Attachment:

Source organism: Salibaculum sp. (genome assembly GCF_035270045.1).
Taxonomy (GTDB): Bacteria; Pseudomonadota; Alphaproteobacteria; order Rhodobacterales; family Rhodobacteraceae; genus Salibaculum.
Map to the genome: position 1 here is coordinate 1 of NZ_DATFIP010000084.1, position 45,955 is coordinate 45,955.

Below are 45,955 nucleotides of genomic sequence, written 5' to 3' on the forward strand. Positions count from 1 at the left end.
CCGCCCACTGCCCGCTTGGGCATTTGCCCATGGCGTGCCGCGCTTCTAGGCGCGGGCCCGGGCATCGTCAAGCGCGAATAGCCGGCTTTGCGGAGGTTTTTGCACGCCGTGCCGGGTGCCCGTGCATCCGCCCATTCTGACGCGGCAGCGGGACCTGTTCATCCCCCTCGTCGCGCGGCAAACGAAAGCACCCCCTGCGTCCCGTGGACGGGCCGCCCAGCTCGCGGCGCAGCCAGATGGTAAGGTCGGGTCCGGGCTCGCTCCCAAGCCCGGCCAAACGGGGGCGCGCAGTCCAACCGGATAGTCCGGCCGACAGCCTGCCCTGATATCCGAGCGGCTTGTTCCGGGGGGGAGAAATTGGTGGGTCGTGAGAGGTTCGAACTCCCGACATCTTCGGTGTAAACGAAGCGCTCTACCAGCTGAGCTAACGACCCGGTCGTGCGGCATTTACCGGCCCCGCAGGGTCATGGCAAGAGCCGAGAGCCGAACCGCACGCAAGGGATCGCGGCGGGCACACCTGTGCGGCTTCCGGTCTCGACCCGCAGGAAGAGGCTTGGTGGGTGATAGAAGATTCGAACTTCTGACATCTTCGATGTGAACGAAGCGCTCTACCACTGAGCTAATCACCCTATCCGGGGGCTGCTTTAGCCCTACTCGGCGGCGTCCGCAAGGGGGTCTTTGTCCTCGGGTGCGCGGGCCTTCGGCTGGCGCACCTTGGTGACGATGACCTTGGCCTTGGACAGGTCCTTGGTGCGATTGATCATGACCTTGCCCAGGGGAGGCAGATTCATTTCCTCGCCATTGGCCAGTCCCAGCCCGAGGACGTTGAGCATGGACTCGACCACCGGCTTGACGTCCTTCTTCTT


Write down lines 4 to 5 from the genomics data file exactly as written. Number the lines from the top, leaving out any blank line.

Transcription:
Below are 45,955 nucleotides of genomic sequence, written 5' to 3' on the forward strand. Positions count from 1 at the left end.
CCGCCCACTGCCCGCTTGGGCATTTGCCCATGGCGTGCCGCGCTTCTAGGCGCGGGCCCGGGCATCGTCAAGCGCGAATAGCCGGCTTTGCGGAGGTTTTTGCACGCCGTGCCGGGTGCCCGTGCATCCGCCCATTCTGACGCGGCAGCGGGACCTGTTCATCCCCCTCGTCGCGCGGCAAACGAAAGCACCCCCTGCGTCCCGTGGACGGGCCGCCCAGCTCGCGGCGCAGCCAGATGGTAAGGTCGGGTCCGGGCTCGCTCCCAAGCCCGGCCAAACGGGGGCGCGCAGTCCAACCGGATAGTCCGGCCGACAGCCTGCCCTGATATCCGAGCGGCTTGTTCCGGGGGGGAGAAATTGGTGGGTCGTGAGAGGTTCGAACTCCCGACATCTTCGGTGTAAACGAAGCGCTCTACCAGCTGAGCTAACGACCCGGTCGTGCGGCATTTACCGGCCCCGCAGGGTCATGGCAAGAGCCGAGAGCCGAACCGCACGCAAGGGATCGCGGCGGGCACACCTGTGCGGCTTCCGGTCTCGACCCGCAGGAAGAGGCTTGGTGGGTGATAGAAGATTCGAACTTCTGACATCTTCGATGTGAACGAAGCGCTCTACCACTGAGCTAATCACCCTATCCGGGGGCTGCTTTAGCCCTACTCGGCGGCGTCCGCAAGGGGGTCTTTGTCCTCGGGTGCGCGGGCCTTCGGCTGGCGCACCTTGGTGACGATGACCTTGGCCTTGGACAGGTCCTTGGTGCGATTGATCATGACCTTGCCCAGGGGAGGCAGATTCATTTCCTCGCCATTGGCCAGTCCCAGCCCGAGGACGTTGAGCATGGACTCGACCACCGGCTTGACGTCCTTCTTCTT